26 Jan Wheat-free Pizza
Last week’s vegetarian chili inspired me to try more food substitutes. I’ll be looking at a few alternative but delicious fakes over the next few days. I’ve been leery about “healthy” substitutes ever since someone served me dairy-free, sugarless chocolate mousse. I’d have been okay if it had been taste-free as well, but the combination of tofu, honey and carob was more a threat than a treat. For those unclear on my stance against carob, rest assured I will never offer you a phony alternative to chocolate.
Having had success with oil-free carrot cake and vegetarian chili, I realize that you can get away with most (not all) substitutions providing you change only one ingredient. When you swap out three major ingredients in a dish that calls for five or six, you tip the scales in favour of kitchen disaster, not triumph. And of course, some items, like crème brûlée, can’t survive a healthy makeover. Nor should they.
But food sensitivities, allergies and personal ethics are also reasons to veer from the standard. So, I thought I’d ride the wave of curiosity while it lasts. First item up: flourless pizza.
The crust is made with almond flour (which is just finely ground almonds) instead of the standard risen dough. It doesn’t puff up like a yeast-based crust. You can’t pick it up with your fingers or make a pie big enough to serve eight hungry sports fans. But this ingenious swap out delivers an herb-filled crust ideal for wafer-thin individual pizzas. All you need is your favourite toppings and a knife and fork.
I used Dana McCauley’s pizza sauce and real Parmesan cheese as a base. While Andrew topped his with black olives and pepperoni, I made a vegetarian version with red onions, sauteed mushrooms, zucchini and red peppers. You can use any pizza topping that takes your fancy.
We gobbled ours last night when it was too dark for decent photos, so I had to make another pizza for this shoot. See, the thin crust?
Hmm. Not enough contrast. How’s this?
Ugh. Camera strap snuck in on the left. Trying again…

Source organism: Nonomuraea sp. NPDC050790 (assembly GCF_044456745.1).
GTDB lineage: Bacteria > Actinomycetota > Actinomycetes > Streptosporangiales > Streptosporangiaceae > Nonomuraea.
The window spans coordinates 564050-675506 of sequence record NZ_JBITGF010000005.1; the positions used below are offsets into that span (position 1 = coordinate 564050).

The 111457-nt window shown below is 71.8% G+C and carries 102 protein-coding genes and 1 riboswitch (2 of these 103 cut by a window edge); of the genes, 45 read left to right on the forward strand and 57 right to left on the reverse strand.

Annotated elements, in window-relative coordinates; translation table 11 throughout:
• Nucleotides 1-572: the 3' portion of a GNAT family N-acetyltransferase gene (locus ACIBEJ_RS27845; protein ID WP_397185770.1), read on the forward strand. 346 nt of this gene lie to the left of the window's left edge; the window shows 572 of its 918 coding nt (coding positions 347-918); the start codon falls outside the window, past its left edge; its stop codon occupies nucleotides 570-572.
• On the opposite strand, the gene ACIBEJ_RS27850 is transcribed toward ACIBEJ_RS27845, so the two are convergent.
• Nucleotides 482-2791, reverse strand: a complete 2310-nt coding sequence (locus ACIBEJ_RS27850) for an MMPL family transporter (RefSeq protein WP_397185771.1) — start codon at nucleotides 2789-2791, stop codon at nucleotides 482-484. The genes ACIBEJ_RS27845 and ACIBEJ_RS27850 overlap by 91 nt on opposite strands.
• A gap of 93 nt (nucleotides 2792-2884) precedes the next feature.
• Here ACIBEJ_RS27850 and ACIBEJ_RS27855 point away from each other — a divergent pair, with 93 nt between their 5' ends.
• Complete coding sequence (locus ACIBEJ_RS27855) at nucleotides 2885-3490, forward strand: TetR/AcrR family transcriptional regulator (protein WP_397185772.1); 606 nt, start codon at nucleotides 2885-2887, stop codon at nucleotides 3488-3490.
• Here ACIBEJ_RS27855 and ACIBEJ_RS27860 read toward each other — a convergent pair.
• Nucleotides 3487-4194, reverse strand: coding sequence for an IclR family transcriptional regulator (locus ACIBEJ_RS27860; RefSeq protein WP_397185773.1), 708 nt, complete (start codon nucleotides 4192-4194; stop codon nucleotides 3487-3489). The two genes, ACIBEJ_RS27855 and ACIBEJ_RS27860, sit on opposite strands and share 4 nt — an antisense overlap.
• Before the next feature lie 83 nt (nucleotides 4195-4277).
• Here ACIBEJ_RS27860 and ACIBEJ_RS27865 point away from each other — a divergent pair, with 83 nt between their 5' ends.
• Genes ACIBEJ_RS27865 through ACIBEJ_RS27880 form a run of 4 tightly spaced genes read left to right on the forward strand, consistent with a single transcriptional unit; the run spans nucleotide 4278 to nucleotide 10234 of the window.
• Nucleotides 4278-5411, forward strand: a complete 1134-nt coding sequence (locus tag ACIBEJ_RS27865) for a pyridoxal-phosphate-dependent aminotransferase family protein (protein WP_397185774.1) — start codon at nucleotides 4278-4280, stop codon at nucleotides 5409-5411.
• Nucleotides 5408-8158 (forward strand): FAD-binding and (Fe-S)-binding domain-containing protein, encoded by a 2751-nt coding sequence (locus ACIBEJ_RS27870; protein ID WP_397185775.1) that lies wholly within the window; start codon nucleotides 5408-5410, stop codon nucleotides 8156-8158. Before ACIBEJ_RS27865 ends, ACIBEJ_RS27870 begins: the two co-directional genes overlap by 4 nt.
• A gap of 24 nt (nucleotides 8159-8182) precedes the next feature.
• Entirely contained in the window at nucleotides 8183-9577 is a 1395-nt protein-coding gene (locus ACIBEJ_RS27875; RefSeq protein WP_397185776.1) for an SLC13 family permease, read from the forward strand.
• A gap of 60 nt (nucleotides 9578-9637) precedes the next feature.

Oh, the crust fell apart a bit. Ignore the crumb on the right. This bite is perfect.
There. That wasn’t so bad now, was it?
Oh, seems I might have gotten a little carried away.
I’ll give you the recipe in a minute but before I do, tell me: What substitutes do you love or loathe?
Gourmet Wheat-Free Pizza
Note: To double or triple this recipe, use 2 eggs. To quadruple it, use 3 eggs.
Excerpt from The Grain-Free Gourmet by Jodi Bager and Jenny Lass. Published by Whitecap, 2005.
- 1/2 cup (125 mL) almond flour
- 1 Tbsp (15 mL) grated Parmesan cheese
- 1/4 tsp salt
- 1/2 tsp (2 mL)dried basil
- 1/2 tsp (2 mL) dried oregano
- 1/4 tsp (1 mL) dried thyme
- 1 tsp (5 mL) olive oil
- 1 large egg
- Tomato Paste or Tomato Sauce
- Pizza toppings of choice
- Parmesan cheese, grated
- Heat oven to 325°F (160°C). Line a cookie sheet with parchment paper and grease with olive oil.
- Combine the almond flour, cheese, salt, basil, oregano, thyme, olive oil, and egg in a mixing bowl. The dough will be the consistency of cookie batter.
- Spread the dough thinly on the cookie sheet to a 6- to 8-inch diameter.
- Top with tomato paste or sauce.
- Spread on your pizza toppings and sprinkle generously with Parmesan cheese.
- Drizzle olive oil over the pizza.
- Bake for 18 to 20 minutes.
Make-Ahead Pizza Crusts
You can make a pizza crust and freeze it for almost instant pizza. Make the dough and flatten with a rolling pin between two pieces of parchment paper or plastic wrap until it’s the appropriate diameter. Make it very thin for a gourmet, thin-crust pizza. Freeze the flattened dough, still between the parchment paper or plastic wrap, in a plastic freezer bag or sealed container to prevent freezer burn. No need to thaw before baking — just add the sauce and toppings and bake at 325°F (160°C) for 20 minutes.